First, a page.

By Darryl Sellers
From first responders to grocery store employees to healthcare workers and bus drivers—these are prime examples of the Black essential workers who are on the frontlines every day in a number of key industries in the US labor force. Unfortunately, with that prominence comes a higher risk of contracting COVID-19. There is a disproportionate number of Black Americans who serve at the labor forefront and are putting themselves at greater risk of contracting the virus. In fact, at the height of the pandemic earlier this year, one in four deaths from COVID-19 were Black Americans.
As more Americans start to unmask and return to gathering in groups this summer, it’s imperative that our Black labor force stays safe as COVID-19 continues to linger. With that in mind, the Black Coalition Against COVID (BCAC) hosted a Facebook Live event in late June in its Making It Plain series. In a recent episode, White House leaders, medical professionals, and labor union experts led the discussion about the critical COVID-19 vaccine decisions facing Black essential workers as America opens up.
Dr. Reed Tuckson, the co-founder of the BCAC, opened the event by saying it’s understandable that some people in the audience, including Black essential workers, their friends, colleagues, and family members, might be hesitant when it comes to getting vaccinated against COVID-19. “It’s okay to have questions and especially tonight, because tonight we have the experts who have the answers,” Dr. Tuckson said. He informed the audience that the BCAC conducted a poll that helped them collect some of the key questions viewers wanted the experts to answer about the virus.
One of those esteemed experts was Dr. Marcella Nunez-Smith, Senior Advisor of the White House COVID-19 Response Team. She said we’re moving closer to the bright light at the end of the tunnel of the pandemic. She also reminded the audience that the Delta variant, which is the more contagious and dominant strain in the United States, is a major reason for Black essential workers and all Black Americans to get vaccinated as soon as possible.
“We see with the Delta variant that’s an important one to remember, especially right now that it is easily transmissible, more so than prior versions,” Dr. Nunez-Smith said. “From person-to-person it has higher rates of contagion and has the potential of causing a worse disease. Here back at home, Delta is very much on track to become the dominant variant. So if anybody’s been waiting to get vaccinated, this is the moment, this is the now urgent situation. Delta is here and spreading. Please, please, please, please get vaccinated. I’ve been vaccinated. Everybody in my family has been. It’s what we need to do for ourselves and our communities,” she added.
Echoing Dr. Nunez-Smith’s call to action was Valerie Long, the international vice president for the Service Employees International Union that represents more than 2 million essential workers. She joined the discussion to reassure and encourage her union members, family members, and all Black Americans to get vaccinated.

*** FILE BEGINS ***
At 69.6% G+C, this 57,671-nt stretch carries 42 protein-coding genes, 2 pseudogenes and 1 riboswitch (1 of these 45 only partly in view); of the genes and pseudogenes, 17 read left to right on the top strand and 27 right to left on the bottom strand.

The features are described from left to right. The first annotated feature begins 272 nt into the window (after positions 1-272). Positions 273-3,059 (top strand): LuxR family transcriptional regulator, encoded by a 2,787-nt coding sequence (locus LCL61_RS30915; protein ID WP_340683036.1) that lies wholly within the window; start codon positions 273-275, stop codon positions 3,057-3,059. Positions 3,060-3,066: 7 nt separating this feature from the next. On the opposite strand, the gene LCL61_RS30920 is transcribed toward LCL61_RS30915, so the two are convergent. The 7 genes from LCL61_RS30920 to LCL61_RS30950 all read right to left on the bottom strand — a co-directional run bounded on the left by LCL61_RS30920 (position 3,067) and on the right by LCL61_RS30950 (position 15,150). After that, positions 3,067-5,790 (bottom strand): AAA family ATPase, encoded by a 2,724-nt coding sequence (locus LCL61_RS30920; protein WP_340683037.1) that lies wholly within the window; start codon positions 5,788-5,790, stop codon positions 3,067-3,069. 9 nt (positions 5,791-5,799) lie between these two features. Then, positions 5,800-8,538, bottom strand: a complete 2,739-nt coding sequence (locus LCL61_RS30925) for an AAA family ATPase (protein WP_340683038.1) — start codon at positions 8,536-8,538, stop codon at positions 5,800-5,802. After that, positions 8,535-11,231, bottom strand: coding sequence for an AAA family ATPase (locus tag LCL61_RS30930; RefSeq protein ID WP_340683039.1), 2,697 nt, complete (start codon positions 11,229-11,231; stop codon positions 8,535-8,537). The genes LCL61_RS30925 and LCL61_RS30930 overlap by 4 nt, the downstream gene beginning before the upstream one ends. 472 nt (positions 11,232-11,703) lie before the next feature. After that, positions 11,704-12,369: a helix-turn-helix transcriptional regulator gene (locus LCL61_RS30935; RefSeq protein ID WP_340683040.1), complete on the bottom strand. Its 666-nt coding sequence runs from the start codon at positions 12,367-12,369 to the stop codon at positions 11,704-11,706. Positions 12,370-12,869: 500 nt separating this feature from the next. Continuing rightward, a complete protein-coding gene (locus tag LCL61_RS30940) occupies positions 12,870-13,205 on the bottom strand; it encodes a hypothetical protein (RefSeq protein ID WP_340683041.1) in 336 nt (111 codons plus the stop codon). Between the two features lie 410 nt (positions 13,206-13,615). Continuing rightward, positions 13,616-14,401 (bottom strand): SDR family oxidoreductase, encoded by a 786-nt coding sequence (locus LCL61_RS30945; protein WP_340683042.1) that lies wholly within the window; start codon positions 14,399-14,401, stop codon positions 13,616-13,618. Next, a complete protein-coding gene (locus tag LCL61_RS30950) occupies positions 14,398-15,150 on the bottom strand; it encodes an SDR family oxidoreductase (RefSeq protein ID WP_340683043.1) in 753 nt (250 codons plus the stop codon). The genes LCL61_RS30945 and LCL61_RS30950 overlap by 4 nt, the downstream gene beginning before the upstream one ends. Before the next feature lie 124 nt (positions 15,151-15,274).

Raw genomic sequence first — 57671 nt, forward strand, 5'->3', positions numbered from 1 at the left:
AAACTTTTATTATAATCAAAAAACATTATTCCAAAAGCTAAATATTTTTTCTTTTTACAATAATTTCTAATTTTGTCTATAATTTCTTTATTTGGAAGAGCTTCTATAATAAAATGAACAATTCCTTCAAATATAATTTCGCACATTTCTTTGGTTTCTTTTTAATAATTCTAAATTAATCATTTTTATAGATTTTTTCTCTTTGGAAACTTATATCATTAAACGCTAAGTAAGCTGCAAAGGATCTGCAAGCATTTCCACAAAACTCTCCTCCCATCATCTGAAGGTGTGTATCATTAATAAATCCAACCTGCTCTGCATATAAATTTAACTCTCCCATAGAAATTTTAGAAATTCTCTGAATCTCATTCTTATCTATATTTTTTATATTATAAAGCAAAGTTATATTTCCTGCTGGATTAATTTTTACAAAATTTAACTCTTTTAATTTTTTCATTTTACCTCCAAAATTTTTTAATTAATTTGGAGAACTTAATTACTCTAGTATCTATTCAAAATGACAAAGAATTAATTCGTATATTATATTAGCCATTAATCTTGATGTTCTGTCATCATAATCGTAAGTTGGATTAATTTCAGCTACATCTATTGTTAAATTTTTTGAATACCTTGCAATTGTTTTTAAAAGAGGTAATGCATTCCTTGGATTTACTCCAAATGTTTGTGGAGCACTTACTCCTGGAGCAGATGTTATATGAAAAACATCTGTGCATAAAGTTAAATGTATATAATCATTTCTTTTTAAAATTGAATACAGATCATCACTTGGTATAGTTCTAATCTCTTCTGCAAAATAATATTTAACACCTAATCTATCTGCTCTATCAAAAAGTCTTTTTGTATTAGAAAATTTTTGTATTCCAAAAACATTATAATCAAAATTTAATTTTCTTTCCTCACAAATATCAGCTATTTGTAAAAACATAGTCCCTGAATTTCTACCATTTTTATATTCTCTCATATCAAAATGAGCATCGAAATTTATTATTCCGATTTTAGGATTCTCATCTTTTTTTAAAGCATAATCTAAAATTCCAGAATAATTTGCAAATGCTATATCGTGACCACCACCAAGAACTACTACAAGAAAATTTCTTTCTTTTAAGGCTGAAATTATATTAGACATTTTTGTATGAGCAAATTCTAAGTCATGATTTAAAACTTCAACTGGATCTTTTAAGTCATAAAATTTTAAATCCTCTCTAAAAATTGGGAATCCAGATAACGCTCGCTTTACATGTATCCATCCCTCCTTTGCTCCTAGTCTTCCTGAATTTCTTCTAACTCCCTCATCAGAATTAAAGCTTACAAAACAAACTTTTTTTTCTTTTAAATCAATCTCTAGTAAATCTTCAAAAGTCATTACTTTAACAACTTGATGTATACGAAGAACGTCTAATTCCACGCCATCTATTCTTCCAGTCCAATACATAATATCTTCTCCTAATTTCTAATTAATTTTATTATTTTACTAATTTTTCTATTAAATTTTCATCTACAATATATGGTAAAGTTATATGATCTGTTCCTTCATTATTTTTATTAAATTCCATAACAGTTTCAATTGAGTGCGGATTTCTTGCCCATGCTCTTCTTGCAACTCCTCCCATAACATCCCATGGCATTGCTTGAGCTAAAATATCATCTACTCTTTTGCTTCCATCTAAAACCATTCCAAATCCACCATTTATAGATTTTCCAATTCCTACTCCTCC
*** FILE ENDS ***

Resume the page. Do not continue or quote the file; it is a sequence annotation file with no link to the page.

“My granddaughter, who’s 18 now, when she was 17 caught COVID. It scared me to death,” Long said. “She came through it okay. It didn’t have to be like that, though. I have people in my family who doubt the efficacy of getting vaccinated. This is not something to play with. We need to come together and encourage each other to be vaccinated. That is the way we come out of this.”
Dr. Michele Benoit-Wilson, an OB-GYN for WakeMed in Raleigh, North Carolina, and a member of the Sister Circle, a group of six Black female doctors who work on the frontlines. Since the spring, the Sister Circle has used mobile events which have been vital to deliver vaccines to the essential workers, homeless, homebound and other populations that lack vaccine access, including in the Raleigh-Durham area.
“Those are the efforts that we need at this point,” Dr. Benoit-Wilson said. “I think early on we had to address this with large clinics because it was super important to get to as many people as possible,” she said. “But now that we’ve made some significant headway into vaccination efforts, the focus I think really does need to turn to the individual and what are their individual needs. By using a mobile clinic where small teams of people are able to enter into buildings and bring the vaccines directly to people in a way that really demonstrates our care is going to be vitally important.”
The reoccurring and key takeaway from this BCAC event that culminated in the month of June was the importance of having a collective effort to get vaccinated in order to help our Black communities and all communities conquer COVID-19. Together “We Can Do This!”
Here’s a link to everything you need to know about the Delta variant.
Please visit the “We Can Do This” website to access all resources and toolkits.
To see a replay of this Facebook Live event in its entirety, go to BlackDoctor.org. For a list of upcoming events, COVID-19 health and wellness information, and other events, go to BlackDoctor.org , the world’s largest and most comprehensive online health resource specifically targeted at African Americans.
For more information about COVID-19, health, and wellness, see Black Coalition Against COVID-19, a key health resource for African Americans.
Darryl Sellers is the Director of the Public Relations Team for Creative Marketing Resources, a strategic marketing agency in Milwaukee and a partner of the BCAC.